New virus-detecting lab on a chip gets even better

A team of BYU engineers and chemists figures out how to interface macro levels of liquid onto their microscopic silicon chip to detect viruses at even very low concentrations.

BYU professor Aaron Hawkins holds a tiny microchip that can detect viruses in fluid. Mark A. Philbrick/Brigham Young University

A team of engineers and chemists at Brigham Young University has created a silicon microchip they say can reliably detect specific proteins or viruses from even small samples at low concentrations.

Their invention, which is forthcoming in the paper version of the journal Lab on a Chip, works much the way a coin sorter does, only on a microscopic scale, screening for particles purely by size. This renders sample sizes and concentration levels almost irrelevant, because particles are trapped by size, not number, thereby allowing for much earlier detections of viruses.

"Most of the tests that you're given are fairly inaccurate unless you have a really high concentration of the virus," Aaron Hawkins, professor of electrical and computer engineering at BYU and supervisor of the chip design, said in a statement. "One of the goals in the 'lab on a chip' community is to try to measure down to single particles flowing through a tube or a channel."

And now, in just the past few weeks, Hawkins tells me the team has managed to overcome one of their biggest challenges--interfacing the large fluid amounts of the macro world with the tiny fluid amounts of the micro world. He says they've come up with a way to use macro volumes of fluid on their micro chip by gluing plastic reservoirs onto the chip and "precision-aligning them."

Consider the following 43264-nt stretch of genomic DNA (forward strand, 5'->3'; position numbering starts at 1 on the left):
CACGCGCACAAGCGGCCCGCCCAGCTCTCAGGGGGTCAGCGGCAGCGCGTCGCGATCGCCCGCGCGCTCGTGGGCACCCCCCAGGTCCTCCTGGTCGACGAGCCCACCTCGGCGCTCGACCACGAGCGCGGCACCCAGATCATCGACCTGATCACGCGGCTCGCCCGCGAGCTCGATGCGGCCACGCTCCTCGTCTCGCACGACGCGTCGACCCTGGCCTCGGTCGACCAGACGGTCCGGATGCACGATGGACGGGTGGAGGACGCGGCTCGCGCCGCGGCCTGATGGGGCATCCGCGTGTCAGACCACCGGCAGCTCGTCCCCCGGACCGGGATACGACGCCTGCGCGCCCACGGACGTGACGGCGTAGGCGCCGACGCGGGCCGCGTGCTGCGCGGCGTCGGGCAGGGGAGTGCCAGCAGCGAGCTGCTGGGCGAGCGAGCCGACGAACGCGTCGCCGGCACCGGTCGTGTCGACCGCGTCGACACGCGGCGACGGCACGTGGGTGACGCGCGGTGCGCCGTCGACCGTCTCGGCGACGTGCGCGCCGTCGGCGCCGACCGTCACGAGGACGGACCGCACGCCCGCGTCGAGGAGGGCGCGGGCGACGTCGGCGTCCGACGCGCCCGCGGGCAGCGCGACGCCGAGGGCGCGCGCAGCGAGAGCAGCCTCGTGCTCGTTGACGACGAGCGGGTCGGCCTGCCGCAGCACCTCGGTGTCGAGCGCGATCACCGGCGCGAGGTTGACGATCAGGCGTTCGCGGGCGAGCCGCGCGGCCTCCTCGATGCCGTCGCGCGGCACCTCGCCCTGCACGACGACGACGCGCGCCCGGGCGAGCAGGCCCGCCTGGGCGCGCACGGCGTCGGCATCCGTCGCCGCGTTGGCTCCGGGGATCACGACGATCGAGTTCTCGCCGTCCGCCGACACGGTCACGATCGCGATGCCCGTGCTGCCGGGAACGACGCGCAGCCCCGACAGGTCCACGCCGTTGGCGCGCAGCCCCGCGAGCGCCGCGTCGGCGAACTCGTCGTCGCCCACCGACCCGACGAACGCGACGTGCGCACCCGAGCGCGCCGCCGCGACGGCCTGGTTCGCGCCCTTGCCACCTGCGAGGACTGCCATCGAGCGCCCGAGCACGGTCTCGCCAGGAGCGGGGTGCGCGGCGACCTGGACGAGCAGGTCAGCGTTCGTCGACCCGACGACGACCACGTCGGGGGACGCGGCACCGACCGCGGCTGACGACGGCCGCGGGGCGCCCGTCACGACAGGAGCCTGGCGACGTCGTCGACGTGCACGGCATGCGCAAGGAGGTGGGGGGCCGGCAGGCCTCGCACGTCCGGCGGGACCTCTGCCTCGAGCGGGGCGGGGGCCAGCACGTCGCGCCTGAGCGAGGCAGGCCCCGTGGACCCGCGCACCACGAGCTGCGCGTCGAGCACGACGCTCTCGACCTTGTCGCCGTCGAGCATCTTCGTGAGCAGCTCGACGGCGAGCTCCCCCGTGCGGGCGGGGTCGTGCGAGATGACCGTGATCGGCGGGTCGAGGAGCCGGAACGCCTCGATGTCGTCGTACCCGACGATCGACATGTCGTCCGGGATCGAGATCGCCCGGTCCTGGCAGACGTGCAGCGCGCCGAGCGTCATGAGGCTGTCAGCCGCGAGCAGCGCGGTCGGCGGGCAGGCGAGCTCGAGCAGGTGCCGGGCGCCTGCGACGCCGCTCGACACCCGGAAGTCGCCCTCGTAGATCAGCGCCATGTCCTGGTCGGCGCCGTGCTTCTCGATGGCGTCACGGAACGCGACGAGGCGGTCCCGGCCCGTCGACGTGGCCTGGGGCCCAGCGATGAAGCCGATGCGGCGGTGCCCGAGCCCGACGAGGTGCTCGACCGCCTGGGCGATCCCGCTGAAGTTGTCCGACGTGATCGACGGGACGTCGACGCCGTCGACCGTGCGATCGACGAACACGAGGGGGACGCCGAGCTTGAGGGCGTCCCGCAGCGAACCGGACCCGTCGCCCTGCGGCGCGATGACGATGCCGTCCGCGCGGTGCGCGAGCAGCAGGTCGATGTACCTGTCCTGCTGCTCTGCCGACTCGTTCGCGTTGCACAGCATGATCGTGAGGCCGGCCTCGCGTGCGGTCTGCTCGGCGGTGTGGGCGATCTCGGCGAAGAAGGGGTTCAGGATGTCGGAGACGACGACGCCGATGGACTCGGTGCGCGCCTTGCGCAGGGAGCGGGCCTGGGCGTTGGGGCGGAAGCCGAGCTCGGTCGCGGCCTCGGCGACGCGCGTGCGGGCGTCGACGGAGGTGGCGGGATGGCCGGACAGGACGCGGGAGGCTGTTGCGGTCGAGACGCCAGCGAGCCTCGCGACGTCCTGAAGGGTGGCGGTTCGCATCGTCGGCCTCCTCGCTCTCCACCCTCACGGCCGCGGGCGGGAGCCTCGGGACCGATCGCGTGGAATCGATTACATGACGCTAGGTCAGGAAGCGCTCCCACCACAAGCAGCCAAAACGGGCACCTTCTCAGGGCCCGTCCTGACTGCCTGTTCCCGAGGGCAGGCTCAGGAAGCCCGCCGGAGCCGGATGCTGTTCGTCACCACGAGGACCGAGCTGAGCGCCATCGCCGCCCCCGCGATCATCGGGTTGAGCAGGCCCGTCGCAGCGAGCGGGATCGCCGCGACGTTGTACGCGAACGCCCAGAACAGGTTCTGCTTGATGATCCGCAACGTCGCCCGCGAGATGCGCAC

The chip works much in the way coin sorters do; volumes of liquids can flow over the chip until they hit a wall, at the bottom of which is a thin slot whose size is precisely a tiny amount smaller than the particle being measured. The specifically sized particles that are trapped against the wall form a line visible with a special camera.

The researchers say that capturing single particles can also be useful beyond the detection of a virus or protein. David Belnap, an assistant professor of chemistry and co-author of the paper, says that a chip like theirs could also advance the pace of research, allowing scientists to consistently obtain pure samples essential for close inspection of viruses and virus behavior.

Typically, the cost to make small and precise enough chips with nanosize parts is in the millions. The group at BYU got around this barrier using a more simple machine to form two dimensions in micrometers (micro being 1,000 times larger than nano). They then added a 50-nanometer-thick (or is it thin?) layer of metal to the chip, which they topped with glass deposited by gasses, and used an acid to wash away the thin metal, which left the narrow gap in the glass to trip the virus.

Hawkins says his team is now gearing up to make chips with multiple, progressively smaller slots, so that a single sample can be used to screen for particles of varying sizes. One could fairly simply determine which proteins or viruses are present based on which walls have particles stacked against them.

After this is developed, Hawkins says, "If we decided to make these things in high volume, I think within a year it could be ready."

 

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